Figure 4, the great similarity in the values of the CVPclassic and CVP2f centralities is clear. Likewise, when the nodes do not have data, the three measures of centrality are practically identical. In the central graph of
Figure 4, corresponding to dataset
${D}_{2}$, it can be seen how the most relevant node in the network is 7, which is one of the two nodes that stores the data present in the network. One might think that the second most relevant node of the same would be node 4, which is the other node with 10 data. However, this is not the case, since the second node in importance is node 5. The reason for this behavior is that, although node 5 does not contain data, it is connected to the two nodes that contain all the data of the network (nodes 4 and 7). This case intuitively shows us the idea on which the eigenvector centrality is based.
In the lower graph of
Figure 4, corresponding to dataset
${D}_{3}$, the importance of connectivity is also seen. Although nodes 1 and 7 have the maximum data, node 7 is the most relevant due to its connectivity (grade 5), compared to node 1 that only has degree 2. The nodes connected to node 7 present a higher centrality for its greater connectivity. The fact repeated is that the greatest differences in the values of the centralities occur when data are present in the nodes.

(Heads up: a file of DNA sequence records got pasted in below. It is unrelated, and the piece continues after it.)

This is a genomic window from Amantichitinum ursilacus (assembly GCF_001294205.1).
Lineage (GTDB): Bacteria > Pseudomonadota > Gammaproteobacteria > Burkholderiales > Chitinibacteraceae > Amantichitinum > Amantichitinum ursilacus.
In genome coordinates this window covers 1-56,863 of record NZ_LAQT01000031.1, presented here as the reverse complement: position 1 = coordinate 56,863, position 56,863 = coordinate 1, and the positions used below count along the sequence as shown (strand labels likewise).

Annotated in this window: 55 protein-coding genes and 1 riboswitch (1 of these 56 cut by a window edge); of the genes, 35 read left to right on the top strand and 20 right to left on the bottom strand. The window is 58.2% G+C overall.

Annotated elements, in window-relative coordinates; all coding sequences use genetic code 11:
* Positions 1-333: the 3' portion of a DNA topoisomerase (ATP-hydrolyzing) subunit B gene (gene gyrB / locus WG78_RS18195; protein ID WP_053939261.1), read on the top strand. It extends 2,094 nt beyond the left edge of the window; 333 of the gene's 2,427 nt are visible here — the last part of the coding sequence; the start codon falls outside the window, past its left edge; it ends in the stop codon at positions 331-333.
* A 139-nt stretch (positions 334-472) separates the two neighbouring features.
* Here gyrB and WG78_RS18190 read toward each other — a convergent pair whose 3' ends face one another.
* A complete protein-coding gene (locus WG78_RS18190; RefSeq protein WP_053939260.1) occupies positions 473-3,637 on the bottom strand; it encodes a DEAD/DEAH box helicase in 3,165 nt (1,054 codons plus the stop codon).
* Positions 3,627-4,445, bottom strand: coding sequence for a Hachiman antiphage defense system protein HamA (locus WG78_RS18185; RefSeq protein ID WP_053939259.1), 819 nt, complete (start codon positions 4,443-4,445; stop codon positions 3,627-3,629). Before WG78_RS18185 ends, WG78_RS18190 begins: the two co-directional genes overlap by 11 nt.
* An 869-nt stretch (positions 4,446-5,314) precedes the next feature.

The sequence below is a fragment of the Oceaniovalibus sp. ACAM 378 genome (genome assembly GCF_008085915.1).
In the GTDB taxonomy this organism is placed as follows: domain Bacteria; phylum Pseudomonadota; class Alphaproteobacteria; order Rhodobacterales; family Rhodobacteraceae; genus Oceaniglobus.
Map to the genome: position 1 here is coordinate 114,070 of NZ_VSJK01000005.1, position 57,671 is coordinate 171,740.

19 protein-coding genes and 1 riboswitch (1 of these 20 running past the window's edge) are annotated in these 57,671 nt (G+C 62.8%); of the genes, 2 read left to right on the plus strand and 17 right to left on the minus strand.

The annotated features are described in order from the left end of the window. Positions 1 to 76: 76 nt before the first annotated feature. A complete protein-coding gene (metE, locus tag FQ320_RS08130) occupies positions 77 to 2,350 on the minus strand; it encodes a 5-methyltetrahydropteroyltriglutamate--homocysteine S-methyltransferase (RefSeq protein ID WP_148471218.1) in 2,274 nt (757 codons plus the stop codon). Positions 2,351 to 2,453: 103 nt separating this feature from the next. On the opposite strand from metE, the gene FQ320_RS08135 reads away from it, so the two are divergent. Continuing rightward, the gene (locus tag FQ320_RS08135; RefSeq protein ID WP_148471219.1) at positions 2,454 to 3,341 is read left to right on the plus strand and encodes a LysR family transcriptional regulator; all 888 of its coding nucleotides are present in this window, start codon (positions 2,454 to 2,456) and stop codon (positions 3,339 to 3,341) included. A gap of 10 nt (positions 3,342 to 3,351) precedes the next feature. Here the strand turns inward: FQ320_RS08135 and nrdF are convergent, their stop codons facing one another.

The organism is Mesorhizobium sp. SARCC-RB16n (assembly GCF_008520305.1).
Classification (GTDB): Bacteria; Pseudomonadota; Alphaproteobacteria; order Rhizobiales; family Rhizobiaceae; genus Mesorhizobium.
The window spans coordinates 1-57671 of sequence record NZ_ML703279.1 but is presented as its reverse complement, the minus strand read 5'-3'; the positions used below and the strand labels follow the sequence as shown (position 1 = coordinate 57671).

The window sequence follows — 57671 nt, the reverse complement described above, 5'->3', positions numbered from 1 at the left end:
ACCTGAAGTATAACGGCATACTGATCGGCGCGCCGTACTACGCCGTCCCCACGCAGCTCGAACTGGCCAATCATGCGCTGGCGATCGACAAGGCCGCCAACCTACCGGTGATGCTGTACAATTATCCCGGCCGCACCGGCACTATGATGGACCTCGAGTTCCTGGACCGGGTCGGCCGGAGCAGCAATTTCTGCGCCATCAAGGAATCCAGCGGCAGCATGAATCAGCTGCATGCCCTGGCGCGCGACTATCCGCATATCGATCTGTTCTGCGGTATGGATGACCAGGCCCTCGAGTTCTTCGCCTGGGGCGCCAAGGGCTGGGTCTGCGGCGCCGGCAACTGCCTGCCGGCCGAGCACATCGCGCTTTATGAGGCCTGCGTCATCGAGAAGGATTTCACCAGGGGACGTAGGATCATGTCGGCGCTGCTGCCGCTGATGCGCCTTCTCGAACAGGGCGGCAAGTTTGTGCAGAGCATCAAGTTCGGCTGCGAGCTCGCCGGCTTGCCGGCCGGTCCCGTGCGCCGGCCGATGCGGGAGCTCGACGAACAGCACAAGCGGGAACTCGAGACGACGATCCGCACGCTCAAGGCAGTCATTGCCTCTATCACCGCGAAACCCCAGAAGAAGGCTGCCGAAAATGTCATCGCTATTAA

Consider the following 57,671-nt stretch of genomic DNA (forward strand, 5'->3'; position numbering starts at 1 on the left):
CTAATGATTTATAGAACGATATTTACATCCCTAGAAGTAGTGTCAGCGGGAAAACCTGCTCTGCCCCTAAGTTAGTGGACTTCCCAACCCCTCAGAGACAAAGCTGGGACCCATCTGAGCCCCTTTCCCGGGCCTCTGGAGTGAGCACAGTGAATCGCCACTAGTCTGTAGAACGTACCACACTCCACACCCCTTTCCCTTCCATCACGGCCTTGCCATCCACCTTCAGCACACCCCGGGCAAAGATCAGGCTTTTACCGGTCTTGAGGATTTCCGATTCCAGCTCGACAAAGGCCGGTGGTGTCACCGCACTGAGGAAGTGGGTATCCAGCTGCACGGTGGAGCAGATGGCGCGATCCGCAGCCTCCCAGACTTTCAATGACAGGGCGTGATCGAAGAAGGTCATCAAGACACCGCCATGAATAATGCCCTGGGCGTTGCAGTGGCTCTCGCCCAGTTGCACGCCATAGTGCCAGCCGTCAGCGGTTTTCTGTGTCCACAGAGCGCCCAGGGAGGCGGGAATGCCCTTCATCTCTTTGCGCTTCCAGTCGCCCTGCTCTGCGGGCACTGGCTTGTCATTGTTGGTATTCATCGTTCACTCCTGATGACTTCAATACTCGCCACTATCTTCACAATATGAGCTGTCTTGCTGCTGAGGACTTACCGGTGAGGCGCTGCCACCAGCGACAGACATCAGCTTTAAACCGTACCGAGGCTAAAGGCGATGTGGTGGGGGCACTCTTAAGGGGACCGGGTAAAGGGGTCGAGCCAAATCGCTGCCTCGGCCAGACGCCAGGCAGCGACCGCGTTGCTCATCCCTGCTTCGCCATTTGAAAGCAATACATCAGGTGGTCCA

This coherence in the values of the centralities studied is not only observed in small networks. Tests have been carried out with networks of different sizes, up to $10,000$ nodes. The literature suggests different alternatives to study the correlations between two rankings; in this case a classic one has been chosen to perform the numerical tests, as it is the the Spearman correlation coefficient. The results are conclusive: in all the cases tested with different sizes, the Spearman coefficient between the variables exceeded the $0.9999$ value, being 1 in most cases from sizes of $n=100$. This positive correlation is very relevant in this proposal since we have a solid measure such as the CVP2f centrality that allows us to design a new measure for networks with multiple layers.